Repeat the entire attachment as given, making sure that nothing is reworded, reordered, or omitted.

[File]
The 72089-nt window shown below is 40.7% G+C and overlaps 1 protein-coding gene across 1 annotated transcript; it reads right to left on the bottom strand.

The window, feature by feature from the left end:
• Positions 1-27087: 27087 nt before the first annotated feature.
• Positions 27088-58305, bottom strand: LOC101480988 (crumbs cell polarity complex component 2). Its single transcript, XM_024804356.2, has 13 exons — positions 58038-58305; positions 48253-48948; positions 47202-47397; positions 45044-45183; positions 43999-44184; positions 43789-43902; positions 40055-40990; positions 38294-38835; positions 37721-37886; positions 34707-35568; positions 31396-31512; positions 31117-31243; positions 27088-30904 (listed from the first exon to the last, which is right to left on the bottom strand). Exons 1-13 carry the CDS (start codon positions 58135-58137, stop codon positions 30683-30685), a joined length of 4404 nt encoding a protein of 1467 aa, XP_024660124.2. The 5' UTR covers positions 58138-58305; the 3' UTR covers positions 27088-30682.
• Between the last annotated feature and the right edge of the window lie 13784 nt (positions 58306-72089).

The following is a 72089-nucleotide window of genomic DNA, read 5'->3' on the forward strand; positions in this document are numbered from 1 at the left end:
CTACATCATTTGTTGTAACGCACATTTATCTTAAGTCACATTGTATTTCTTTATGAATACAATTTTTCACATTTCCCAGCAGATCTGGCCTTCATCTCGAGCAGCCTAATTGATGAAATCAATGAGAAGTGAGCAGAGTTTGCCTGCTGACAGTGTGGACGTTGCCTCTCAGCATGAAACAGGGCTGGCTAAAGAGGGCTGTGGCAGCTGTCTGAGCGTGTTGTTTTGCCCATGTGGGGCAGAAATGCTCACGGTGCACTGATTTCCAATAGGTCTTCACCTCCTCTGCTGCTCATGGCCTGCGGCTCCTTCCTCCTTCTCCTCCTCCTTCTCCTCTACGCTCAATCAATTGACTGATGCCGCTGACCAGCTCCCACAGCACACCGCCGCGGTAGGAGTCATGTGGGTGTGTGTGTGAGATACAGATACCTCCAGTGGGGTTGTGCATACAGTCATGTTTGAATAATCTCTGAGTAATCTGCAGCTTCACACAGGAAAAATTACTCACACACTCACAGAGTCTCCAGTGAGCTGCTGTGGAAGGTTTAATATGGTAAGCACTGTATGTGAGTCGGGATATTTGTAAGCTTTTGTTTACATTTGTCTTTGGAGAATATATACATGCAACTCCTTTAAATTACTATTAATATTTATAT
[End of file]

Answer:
The 72089-nt window shown below is 40.7% G+C and overlaps 1 protein-coding gene across 1 annotated transcript; it reads right to left on the bottom strand.

The window, feature by feature from the left end:
• Positions 1-27087: 27087 nt before the first annotated feature.
• Positions 27088-58305, bottom strand: LOC101480988 (crumbs cell polarity complex component 2). Its single transcript, XM_024804356.2, has 13 exons — positions 58038-58305; positions 48253-48948; positions 47202-47397; positions 45044-45183; positions 43999-44184; positions 43789-43902; positions 40055-40990; positions 38294-38835; positions 37721-37886; positions 34707-35568; positions 31396-31512; positions 31117-31243; positions 27088-30904 (listed from the first exon to the last, which is right to left on the bottom strand). Exons 1-13 carry the CDS (start codon positions 58135-58137, stop codon positions 30683-30685), a joined length of 4404 nt encoding a protein of 1467 aa, XP_024660124.2. The 5' UTR covers positions 58138-58305; the 3' UTR covers positions 27088-30682.
• Between the last annotated feature and the right edge of the window lie 13784 nt (positions 58306-72089).

The following is a 72089-nucleotide window of genomic DNA, read 5'->3' on the forward strand; positions in this document are numbered from 1 at the left end:
CTACATCATTTGTTGTAACGCACATTTATCTTAAGTCACATTGTATTTCTTTATGAATACAATTTTTCACATTTCCCAGCAGATCTGGCCTTCATCTCGAGCAGCCTAATTGATGAAATCAATGAGAAGTGAGCAGAGTTTGCCTGCTGACAGTGTGGACGTTGCCTCTCAGCATGAAACAGGGCTGGCTAAAGAGGGCTGTGGCAGCTGTCTGAGCGTGTTGTTTTGCCCATGTGGGGCAGAAATGCTCACGGTGCACTGATTTCCAATAGGTCTTCACCTCCTCTGCTGCTCATGGCCTGCGGCTCCTTCCTCCTTCTCCTCCTCCTTCTCCTCTACGCTCAATCAATTGACTGATGCCGCTGACCAGCTCCCACAGCACACCGCCGCGGTAGGAGTCATGTGGGTGTGTGTGTGAGATACAGATACCTCCAGTGGGGTTGTGCATACAGTCATGTTTGAATAATCTCTGAGTAATCTGCAGCTTCACACAGGAAAAATTACTCACACACTCACAGAGTCTCCAGTGAGCTGCTGTGGAAGGTTTAATATGGTAAGCACTGTATGTGAGTCGGGATATTTGTAAGCTTTTGTTTACATTTGTCTTTGGAGAATATATACATGCAACTCCTTTAAATTACTATTAATATTTATAT